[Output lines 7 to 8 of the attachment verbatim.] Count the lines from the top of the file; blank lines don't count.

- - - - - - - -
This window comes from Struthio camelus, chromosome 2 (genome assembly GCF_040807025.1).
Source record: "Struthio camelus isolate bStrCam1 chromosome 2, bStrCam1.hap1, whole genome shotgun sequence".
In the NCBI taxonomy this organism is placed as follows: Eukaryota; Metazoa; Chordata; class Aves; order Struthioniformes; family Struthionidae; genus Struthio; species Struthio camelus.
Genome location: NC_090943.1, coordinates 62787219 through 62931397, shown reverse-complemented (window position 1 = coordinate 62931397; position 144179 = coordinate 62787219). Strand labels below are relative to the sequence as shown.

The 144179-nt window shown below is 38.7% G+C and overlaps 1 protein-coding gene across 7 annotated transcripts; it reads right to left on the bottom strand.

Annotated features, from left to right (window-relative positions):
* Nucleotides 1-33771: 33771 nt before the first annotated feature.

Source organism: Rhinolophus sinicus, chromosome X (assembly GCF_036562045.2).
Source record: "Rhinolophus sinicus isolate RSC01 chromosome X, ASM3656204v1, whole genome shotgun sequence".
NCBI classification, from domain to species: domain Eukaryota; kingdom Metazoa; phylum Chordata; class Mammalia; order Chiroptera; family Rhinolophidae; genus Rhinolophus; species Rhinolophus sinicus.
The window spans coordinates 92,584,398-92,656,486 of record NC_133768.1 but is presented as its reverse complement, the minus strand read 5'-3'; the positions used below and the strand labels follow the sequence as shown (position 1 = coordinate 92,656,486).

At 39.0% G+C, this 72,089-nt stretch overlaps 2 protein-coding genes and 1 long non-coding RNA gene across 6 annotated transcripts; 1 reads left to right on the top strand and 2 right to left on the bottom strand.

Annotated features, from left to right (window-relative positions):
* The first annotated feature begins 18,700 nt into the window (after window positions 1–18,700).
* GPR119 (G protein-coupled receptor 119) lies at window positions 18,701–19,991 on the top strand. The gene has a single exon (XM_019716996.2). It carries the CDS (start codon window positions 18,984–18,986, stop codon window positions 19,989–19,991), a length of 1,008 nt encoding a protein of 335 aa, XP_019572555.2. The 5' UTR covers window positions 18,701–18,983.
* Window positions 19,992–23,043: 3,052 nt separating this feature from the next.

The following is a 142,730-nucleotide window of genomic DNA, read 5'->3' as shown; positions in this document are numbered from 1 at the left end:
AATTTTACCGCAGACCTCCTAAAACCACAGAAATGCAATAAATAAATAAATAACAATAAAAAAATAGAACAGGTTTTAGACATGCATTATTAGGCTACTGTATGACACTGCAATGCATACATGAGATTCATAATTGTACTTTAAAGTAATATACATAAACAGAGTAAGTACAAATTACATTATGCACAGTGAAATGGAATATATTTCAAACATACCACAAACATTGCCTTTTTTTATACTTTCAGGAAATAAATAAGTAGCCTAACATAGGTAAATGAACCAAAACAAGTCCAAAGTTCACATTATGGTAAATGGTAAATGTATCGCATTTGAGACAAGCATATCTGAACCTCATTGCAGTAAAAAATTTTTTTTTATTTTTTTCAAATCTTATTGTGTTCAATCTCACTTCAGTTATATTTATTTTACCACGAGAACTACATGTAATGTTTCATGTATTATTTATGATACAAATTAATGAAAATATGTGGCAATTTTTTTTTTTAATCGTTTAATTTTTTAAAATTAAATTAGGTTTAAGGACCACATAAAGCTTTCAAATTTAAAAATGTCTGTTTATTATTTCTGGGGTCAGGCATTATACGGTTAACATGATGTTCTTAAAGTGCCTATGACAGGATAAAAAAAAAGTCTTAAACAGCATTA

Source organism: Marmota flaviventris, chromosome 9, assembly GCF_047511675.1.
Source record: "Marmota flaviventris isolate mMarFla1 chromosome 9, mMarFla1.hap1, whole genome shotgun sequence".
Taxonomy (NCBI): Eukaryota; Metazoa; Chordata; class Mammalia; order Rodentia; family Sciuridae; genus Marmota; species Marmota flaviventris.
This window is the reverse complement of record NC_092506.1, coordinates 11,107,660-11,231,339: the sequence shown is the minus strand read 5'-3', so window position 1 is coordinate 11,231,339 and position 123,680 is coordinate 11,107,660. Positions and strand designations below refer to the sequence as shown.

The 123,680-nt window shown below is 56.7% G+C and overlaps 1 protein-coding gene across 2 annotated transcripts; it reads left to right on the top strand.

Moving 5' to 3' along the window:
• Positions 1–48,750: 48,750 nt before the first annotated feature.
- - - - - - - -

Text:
* Nucleotides 1-33771: 33771 nt before the first annotated feature.

Source organism: Rhinolophus sinicus, chromosome X (assembly GCF_036562045.2).